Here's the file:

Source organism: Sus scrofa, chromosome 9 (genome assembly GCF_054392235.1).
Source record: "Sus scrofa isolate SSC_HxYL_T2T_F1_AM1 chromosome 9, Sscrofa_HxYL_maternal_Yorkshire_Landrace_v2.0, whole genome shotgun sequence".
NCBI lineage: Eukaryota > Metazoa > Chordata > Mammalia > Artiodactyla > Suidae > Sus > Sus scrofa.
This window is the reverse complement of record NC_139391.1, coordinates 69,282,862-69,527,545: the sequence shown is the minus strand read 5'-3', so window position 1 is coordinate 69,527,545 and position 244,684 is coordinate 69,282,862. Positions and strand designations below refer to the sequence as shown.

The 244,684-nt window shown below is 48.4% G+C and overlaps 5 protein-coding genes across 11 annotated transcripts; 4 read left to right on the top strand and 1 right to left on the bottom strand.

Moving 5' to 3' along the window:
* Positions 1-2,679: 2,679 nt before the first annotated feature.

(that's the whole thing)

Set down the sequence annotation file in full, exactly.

Source organism: Sus scrofa, chromosome 9 (genome assembly GCF_054392235.1).
Source record: "Sus scrofa isolate SSC_HxYL_T2T_F1_AM1 chromosome 9, Sscrofa_HxYL_maternal_Yorkshire_Landrace_v2.0, whole genome shotgun sequence".
NCBI lineage: Eukaryota > Metazoa > Chordata > Mammalia > Artiodactyla > Suidae > Sus > Sus scrofa.
This window is the reverse complement of record NC_139391.1, coordinates 69,282,862-69,527,545: the sequence shown is the minus strand read 5'-3', so window position 1 is coordinate 69,527,545 and position 244,684 is coordinate 69,282,862. Positions and strand designations below refer to the sequence as shown.

The 244,684-nt window shown below is 48.4% G+C and overlaps 5 protein-coding genes across 11 annotated transcripts; 4 read left to right on the top strand and 1 right to left on the bottom strand.

Moving 5' to 3' along the window:
* Positions 1-2,679: 2,679 nt before the first annotated feature.